Chalcedon Position Paper No. 192, September 1995
Some decades ago, during the Depression, I had the privilege of visiting briefly in a community very much influenced by a fine old pastor. I attended one service and also had a brief visit with the man. He had studied under great men at the old Princeton Seminary, and his conversation was stimulating as he recalled his teachers. His preaching was very different, essentially devotional, and, with the passing of the years, he had limited himself to a short number of favorite texts. His Bible had become very small. I was therefore saddened but not surprised that his successor was a modernist. He had passed on no theological awareness.
In this century, Protestantism has been in steady retreat because the pulpit too often has fallen short in solid theological and Biblical teaching. Men have been too prone to stress their own theological and ecclesiastical affiliation to the exclusion of the whole Word of God. In the triune God, all His attributes are equally of importance. You and I have disproportionate attributes: we are good at some things and incompetent with others. Our aptitudes and abilities differ greatly. But nothing in the Godhead is greater or lesser than anything else. We cannot say that “God is love” to the neglect of the fact that He says His name is Jealous (Exod. 34:14). He is the God of grace, and also of law, of peace and of wrath, and so on. If we stress in God what we like, then we create an idol with supposedly Biblical materials.
A key area where, in this century, Biblical materials have been used to warp the faith has to do with the word faith. When I was young, the common stress was on the atoning blood of Jesus Christ as our salvation. Neither our faith nor our works save us: “for in thy sight shall no man living be justified” (Ps. 143:2). Faith is the gift of God which enables us to know what He has done. Paul tells us, in Ephesians 2:5, “Even when we were dead in sins, [God] hath quickened us together with Christ, (by grace ye are saved).” In Ephesians 2:8, we read, “For by grace are ye saved through faith; and that not of yourself: it is the gift of God.”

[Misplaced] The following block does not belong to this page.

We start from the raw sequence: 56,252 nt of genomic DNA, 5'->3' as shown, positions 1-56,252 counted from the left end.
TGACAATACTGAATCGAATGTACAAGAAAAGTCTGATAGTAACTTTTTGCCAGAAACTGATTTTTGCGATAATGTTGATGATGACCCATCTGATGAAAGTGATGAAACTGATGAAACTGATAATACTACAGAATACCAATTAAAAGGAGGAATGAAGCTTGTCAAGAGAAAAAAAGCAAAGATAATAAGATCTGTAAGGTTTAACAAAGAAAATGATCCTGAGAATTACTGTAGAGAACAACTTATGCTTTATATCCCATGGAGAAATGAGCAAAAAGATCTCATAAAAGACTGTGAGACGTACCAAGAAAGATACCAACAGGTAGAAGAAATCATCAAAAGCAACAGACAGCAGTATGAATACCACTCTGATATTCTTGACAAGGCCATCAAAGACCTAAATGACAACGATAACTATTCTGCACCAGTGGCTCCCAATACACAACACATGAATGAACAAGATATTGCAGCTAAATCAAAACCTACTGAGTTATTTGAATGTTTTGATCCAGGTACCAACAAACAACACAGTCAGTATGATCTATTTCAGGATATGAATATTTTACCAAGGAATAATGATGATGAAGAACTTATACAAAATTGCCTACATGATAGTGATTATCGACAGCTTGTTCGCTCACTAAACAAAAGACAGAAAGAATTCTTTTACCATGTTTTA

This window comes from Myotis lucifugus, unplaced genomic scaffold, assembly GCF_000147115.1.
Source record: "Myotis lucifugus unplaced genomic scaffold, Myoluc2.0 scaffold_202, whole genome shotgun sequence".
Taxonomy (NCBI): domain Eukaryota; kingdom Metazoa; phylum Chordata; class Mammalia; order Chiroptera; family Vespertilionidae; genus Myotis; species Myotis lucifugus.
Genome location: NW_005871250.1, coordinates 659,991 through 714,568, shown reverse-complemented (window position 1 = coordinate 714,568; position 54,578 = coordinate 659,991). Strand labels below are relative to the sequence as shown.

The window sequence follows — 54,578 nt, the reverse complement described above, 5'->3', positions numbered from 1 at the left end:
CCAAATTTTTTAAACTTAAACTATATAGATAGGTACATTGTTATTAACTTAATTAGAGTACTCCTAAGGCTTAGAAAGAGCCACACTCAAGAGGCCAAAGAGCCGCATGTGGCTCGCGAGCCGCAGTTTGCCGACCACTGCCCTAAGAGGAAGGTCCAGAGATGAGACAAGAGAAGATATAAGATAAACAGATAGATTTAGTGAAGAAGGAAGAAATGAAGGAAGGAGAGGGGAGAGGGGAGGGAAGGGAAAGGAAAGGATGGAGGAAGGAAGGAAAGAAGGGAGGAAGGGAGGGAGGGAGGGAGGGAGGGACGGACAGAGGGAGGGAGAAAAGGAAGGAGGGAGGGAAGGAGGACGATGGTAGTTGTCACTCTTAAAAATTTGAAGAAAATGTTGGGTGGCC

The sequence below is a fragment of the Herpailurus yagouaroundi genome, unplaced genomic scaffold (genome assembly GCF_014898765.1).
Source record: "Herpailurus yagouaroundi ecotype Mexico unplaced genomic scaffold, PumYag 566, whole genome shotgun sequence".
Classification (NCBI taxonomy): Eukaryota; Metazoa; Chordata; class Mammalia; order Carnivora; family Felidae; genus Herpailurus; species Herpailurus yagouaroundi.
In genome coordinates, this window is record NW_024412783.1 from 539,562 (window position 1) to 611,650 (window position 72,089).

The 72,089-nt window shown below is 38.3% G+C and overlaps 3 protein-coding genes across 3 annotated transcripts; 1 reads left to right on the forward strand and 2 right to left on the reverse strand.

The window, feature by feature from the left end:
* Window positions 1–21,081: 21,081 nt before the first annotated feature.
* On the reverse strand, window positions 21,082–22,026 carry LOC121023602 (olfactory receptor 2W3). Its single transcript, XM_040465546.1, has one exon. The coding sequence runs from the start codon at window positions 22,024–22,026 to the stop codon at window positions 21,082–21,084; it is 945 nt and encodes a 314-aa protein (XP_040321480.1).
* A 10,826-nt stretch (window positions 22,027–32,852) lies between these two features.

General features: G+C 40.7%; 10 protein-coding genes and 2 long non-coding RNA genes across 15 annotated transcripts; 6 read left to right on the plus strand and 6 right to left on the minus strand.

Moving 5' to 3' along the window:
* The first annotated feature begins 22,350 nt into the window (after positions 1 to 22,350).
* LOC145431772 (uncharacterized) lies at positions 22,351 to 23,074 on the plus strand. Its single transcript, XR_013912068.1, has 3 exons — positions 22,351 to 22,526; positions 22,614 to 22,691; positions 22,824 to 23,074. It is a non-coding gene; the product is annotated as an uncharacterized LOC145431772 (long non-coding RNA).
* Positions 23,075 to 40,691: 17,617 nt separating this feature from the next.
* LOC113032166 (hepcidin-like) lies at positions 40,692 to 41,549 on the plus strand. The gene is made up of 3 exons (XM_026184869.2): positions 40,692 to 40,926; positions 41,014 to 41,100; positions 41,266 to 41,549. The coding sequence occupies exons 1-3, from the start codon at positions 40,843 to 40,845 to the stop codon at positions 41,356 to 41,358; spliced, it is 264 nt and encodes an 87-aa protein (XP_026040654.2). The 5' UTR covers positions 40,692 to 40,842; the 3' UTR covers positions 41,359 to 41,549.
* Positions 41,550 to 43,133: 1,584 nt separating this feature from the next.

Faith cannot be turned, as Louis Berkhof pointed out, into “a meritorious work of man, on the basis of which he is accepted in favor by God” (Louis Berkhof, Systematic Theology, p. 497.)
The Westminster Confession, in the chapter on “Justification,” tells us that the justified are those to whom God had imputed “the obedience and satisfaction of Christ . . . they receiving and resting on him and his righteousness by faith, which faith they have not of themselves; it is the gift of God” (Acts 13:38–39; Eph. 2:8; Phil. 3:9).
Christ’s atonement is an objective fact. We have nothing to do with it. God, by His sovereign grace, imparts knowledge of it to us, to our great joy. Faith is evidence of our justification and regeneration; it leads us to ever increasing trust in our Redeemer, but it is He, not our believing, that saves us.
Faith is the gift of God which enables us to walk in the confidence and power of His victory.
When faith is separated from the atonement, the doctrine of salvation is seriously warped. It becomes “easy believism” and a good work on man’s part. A young man, self-appointed “soul-saver,” stopped me once to summon me to repent of my learning and preach the “simple gospel” of faith. When I questioned what he meant by faith, he accused me of evil sophistry designed to confuse the “simple gospel.” He was very ignorant of the Bible as a whole, of meaning of atonement and justification, and proud of it. With the “Rapture” due any day, he said that he could not afford to waste time on “the details” of the Bible.
Our faith and trust cannot be in faith but in Christ and His atonement. If we shift our emphasis from Him to our believing, we have warped the faith and weakened it dramatically.
When Hebrews 11 gives us the roll call of the great men and women of faith, it is not talking about easy, comfortable faith, but it chronicles the men who suffered for their faith. They did not look to their faith for their confidence, but to the Lord who had made them His people.
There are more ways of harming the church than by disbelief in the orthodox faith of the saints and the reformers. By neglecting the full-orbed stress of the Bible to ride our own pet subjects, we can sometimes do more damage than unbelievers.
Because of the extensive hostilities that Biblical faith encounters, too many limit their commitment. I learned over twenty years ago of a group of churches, all claiming to be evangelical, who had decided against preaching on creationism, the virgin birth, and the miracles, and they concluded that they would not oppose abortion and homosexuality so that they could concentrate on John 3:16 and reach more people! Reach more people for what?
God gives power, not to the compromisers, but to those who, without fear or rancor, proclaim His undiluted gospel.
Topics: Biblical Law, Church History, Church, The, Dominion, Humanism, Theology